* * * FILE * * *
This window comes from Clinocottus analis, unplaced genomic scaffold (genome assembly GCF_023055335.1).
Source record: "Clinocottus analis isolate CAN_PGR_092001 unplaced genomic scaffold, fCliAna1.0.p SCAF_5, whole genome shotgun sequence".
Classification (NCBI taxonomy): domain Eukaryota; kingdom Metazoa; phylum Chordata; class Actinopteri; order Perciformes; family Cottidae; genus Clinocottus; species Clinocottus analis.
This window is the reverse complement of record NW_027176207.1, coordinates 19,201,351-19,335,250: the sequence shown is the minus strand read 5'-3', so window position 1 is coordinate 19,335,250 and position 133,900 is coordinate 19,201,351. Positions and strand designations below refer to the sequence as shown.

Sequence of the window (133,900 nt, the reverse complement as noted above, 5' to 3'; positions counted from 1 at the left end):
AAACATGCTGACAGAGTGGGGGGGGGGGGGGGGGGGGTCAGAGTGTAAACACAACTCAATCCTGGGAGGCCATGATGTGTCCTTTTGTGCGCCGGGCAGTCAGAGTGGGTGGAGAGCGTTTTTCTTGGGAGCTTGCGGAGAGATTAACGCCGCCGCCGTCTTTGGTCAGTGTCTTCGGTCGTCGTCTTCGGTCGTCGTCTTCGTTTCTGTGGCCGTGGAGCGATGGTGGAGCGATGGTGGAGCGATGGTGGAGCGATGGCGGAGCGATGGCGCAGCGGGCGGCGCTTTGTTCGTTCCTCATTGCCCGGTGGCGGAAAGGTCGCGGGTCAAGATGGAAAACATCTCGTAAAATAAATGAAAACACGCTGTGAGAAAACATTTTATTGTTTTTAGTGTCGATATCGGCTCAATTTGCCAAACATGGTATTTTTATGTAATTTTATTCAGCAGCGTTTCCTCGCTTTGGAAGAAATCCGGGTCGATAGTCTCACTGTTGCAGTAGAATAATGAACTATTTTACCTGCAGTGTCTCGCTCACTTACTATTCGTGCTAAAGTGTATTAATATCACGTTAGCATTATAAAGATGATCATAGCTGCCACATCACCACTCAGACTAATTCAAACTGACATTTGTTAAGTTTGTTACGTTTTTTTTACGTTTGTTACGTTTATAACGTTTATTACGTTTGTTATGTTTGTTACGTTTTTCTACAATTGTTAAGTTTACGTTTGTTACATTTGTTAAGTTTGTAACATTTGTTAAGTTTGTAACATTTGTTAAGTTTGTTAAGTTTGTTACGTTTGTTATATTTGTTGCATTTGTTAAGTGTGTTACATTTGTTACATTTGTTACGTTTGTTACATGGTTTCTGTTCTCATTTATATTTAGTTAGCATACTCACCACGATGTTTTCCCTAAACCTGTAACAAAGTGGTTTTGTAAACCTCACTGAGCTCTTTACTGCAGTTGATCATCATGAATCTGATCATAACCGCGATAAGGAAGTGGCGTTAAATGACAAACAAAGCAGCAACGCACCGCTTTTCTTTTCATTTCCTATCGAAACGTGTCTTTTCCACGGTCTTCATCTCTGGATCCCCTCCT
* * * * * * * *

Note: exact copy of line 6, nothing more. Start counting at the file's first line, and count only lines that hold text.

AAACATGCTGACAGAGTGGGGGGGGGGGGGGGGGGGGTCAGAGTGTAAACACAACTCAATCCTGGGAGGCCATGATGTGTCCTTTTGTGCGCCGGGCAGTCAGAGTGGGTGGAGAGCGTTTTTCTTGGGAGCTTGCGGAGAGATTAACGCCGCCGCCGTCTTTGGTCAGTGTCTTCGGTCGTCGTCTTCGGTCGTCGTCTTCGTTTCTGTGGCCGTGGAGCGATGGTGGAGCGATGGTGGAGCGATGGTGGAGCGATGGCGGAGCGATGGCGCAGCGGGCGGCGCTTTGTTCGTTCCTCATTGCCCGGTGGCGGAAAGGTCGCGGGTCAAGATGGAAAACATCTCGTAAAATAAATGAAAACACGCTGTGAGAAAACATTTTATTGTTTTTAGTGTCGATATCGGCTCAATTTGCCAAACATGGTATTTTTATGTAATTTTATTCAGCAGCGTTTCCTCGCTTTGGAAGAAATCCGGGTCGATAGTCTCACTGTTGCAGTAGAATAATGAACTATTTTACCTGCAGTGTCTCGCTCACTTACTATTCGTGCTAAAGTGTATTAATATCACGTTAGCATTATAAAGATGATCATAGCTGCCACATCACCACTCAGACTAATTCAAACTGACATTTGTTAAGTTTGTTACGTTTTTTTTACGTTTGTTACGTTTATAACGTTTATTACGTTTGTTATGTTTGTTACGTTTTTCTACAATTGTTAAGTTTACGTTTGTTACATTTGTTAAGTTTGTAACATTTGTTAAGTTTGTAACATTTGTTAAGTTTGTTAAGTTTGTTACGTTTGTTATATTTGTTGCATTTGTTAAGTGTGTTACATTTGTTACATTTGTTACGTTTGTTACATGGTTTCTGTTCTCATTTATATTTAGTTAGCATACTCACCACGATGTTTTCCCTAAACCTGTAACAAAGTGGTTTTGTAAACCTCACTGAGCTCTTTACTGCAGTTGATCATCATGAATCTGATCATAACCGCGATAAGGAAGTGGCGTTAAATGACAAACAAAGCAGCAACGCACCGCTTTTCTTTTCATTTCCTATCGAAACGTGTCTTTTCCACGGTCTTCATCTCTGGATCCCCTCCT